Organisms alter their immune systems to make the host more susceptible to infection by other bacterial pathogens. After this acute phase, the organism invades intravascular, lymphatic, and other organ systems of the body, contributing to multiple manifestations of the disease.


Classic criteria for CSD diagnosis

(i) Close contact with or a scratch or bite from a cat.

(ii) Typical CSD histology (granuloma with central pyogenic abscess, not specific enough to make a CSD diagnosis),(with no lymphoid hyperplasia).

(iii) Immunofluorescence for antibodies to serology B positive by physician. Hensela.

Diagnosis of CSD must be based on a combination of epidemiological, histologic, and bacteriologic criteria, as no single criterion can be considered the gold standard.

Commonly used diagnostic methods for diagnosing Bartonella infection include serology, culture, histopathology, and polymerase chain reaction.

There are 5 blood tests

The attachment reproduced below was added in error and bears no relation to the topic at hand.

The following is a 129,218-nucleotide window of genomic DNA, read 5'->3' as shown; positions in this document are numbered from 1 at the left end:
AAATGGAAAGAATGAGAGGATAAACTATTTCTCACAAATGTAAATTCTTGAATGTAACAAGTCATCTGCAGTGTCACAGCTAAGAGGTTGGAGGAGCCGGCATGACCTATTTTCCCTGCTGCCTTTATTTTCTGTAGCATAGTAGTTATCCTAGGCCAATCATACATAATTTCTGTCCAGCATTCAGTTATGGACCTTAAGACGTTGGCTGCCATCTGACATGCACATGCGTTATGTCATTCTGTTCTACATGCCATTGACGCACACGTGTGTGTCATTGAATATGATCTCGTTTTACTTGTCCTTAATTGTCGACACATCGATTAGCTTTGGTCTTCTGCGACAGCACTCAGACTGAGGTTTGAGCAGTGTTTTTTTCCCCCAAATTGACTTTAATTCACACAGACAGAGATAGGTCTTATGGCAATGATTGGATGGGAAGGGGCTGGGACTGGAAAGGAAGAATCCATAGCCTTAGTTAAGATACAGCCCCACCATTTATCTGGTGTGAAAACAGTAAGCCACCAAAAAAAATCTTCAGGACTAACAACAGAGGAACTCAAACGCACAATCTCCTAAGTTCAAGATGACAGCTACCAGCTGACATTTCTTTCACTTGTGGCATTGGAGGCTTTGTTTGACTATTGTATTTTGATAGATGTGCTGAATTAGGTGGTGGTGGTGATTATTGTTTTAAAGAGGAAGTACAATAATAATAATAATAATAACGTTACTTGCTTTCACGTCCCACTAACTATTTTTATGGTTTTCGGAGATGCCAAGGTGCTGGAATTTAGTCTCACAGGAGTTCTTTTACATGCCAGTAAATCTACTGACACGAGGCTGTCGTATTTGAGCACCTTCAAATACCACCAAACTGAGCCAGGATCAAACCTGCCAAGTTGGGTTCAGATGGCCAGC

PCR DNA detection, ELISA and IFA assays, Western blot, and culture. However, it should be emphasized that Bartonella is often present only intermittently in the peripheral blood (bacteremia) of infected animals. 

Direct detection method

1. Isolation in culture.

2. Detection of pathogen antigens.

3. PCR detection of nucleic acids (DNA).

4. Visualization with special coloring.

Indirect detection method

1. Serology - detection of antibodies to pathogens.

2. Detection of cellular immune responses to pathogens - Bartonella skin test. no longer used.

It is possible to culture the bacteria in order to get a certain diagnosis, but this is a time-consuming and expensive operation that can take up to 21 days to complete. Bartonella is very slow growing, fussy and difficult to primary isolate, colonies being detected on blood agar plates only after 1-4 weeks of incubation.